The rapid intensification that turned this week's Typhoon Rai into the strongest storm to hit the Philippines this year surpassed all predictions, forecasters said, leaving nearly 400 people dead and almost a million displaced.

While it's unclear exactly how global warming is affecting the intensification of such storms, the U.N.'s climate change agency has found it is "likely that the frequency of rapid intensification events have increased over the past four decades" as temperatures rise.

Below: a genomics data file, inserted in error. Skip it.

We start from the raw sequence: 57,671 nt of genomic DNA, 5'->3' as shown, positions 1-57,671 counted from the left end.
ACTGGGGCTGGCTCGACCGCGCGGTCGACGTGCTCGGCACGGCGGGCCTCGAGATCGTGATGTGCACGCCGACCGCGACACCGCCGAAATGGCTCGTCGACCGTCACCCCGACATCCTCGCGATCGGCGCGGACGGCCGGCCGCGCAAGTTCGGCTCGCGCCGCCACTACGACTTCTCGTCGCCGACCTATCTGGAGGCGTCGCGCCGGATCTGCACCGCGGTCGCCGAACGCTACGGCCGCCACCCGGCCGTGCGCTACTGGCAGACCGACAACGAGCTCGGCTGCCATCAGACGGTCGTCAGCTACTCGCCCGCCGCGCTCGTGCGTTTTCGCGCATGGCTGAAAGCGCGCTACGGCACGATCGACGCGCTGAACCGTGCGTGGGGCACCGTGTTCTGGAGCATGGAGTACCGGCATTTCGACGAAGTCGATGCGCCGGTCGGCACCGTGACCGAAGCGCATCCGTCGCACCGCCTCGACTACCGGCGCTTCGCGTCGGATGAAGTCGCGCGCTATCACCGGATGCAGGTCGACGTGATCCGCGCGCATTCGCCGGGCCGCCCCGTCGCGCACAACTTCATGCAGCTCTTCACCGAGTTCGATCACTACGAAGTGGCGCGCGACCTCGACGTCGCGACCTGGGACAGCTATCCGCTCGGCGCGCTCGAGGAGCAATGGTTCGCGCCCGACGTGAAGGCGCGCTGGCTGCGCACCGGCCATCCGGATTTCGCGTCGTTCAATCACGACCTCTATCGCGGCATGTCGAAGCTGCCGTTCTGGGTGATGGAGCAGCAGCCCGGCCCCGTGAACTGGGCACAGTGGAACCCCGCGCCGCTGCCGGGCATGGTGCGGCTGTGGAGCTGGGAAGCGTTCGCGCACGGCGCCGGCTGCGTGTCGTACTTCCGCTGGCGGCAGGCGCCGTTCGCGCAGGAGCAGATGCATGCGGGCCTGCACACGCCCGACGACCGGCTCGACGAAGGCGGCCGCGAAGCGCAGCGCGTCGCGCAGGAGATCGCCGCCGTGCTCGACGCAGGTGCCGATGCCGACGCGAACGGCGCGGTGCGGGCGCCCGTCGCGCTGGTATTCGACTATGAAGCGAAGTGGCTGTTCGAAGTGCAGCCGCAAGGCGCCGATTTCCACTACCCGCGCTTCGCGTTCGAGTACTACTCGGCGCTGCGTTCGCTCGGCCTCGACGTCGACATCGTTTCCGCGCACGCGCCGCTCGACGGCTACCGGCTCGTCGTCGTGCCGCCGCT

Before Rai underwent a process of rapid intensification, forecasters at first warned of a storm that could bring "considerable damage," with winds of up to 165 kph (102 mph).